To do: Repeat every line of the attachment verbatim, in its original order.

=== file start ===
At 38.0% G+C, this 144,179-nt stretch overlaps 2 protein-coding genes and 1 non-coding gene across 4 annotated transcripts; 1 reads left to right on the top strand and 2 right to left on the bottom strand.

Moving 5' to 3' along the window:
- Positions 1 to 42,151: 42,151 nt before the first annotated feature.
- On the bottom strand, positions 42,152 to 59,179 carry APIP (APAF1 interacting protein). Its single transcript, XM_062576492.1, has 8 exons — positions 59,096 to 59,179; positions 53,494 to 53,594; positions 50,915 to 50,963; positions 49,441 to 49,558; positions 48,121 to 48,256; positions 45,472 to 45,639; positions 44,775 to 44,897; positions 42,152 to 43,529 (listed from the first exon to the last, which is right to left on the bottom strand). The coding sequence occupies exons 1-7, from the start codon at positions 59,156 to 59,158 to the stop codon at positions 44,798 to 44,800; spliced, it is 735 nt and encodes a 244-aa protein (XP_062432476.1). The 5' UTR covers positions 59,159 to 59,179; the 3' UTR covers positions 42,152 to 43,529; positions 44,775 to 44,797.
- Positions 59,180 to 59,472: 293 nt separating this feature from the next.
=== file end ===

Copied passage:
At 38.0% G+C, this 144,179-nt stretch overlaps 2 protein-coding genes and 1 non-coding gene across 4 annotated transcripts; 1 reads left to right on the top strand and 2 right to left on the bottom strand.

Moving 5' to 3' along the window:
- Positions 1 to 42,151: 42,151 nt before the first annotated feature.
- On the bottom strand, positions 42,152 to 59,179 carry APIP (APAF1 interacting protein). Its single transcript, XM_062576492.1, has 8 exons — positions 59,096 to 59,179; positions 53,494 to 53,594; positions 50,915 to 50,963; positions 49,441 to 49,558; positions 48,121 to 48,256; positions 45,472 to 45,639; positions 44,775 to 44,897; positions 42,152 to 43,529 (listed from the first exon to the last, which is right to left on the bottom strand). The coding sequence occupies exons 1-7, from the start codon at positions 59,156 to 59,158 to the stop codon at positions 44,798 to 44,800; spliced, it is 735 nt and encodes a 244-aa protein (XP_062432476.1). The 5' UTR covers positions 59,159 to 59,179; the 3' UTR covers positions 42,152 to 43,529; positions 44,775 to 44,797.
- Positions 59,180 to 59,472: 293 nt separating this feature from the next.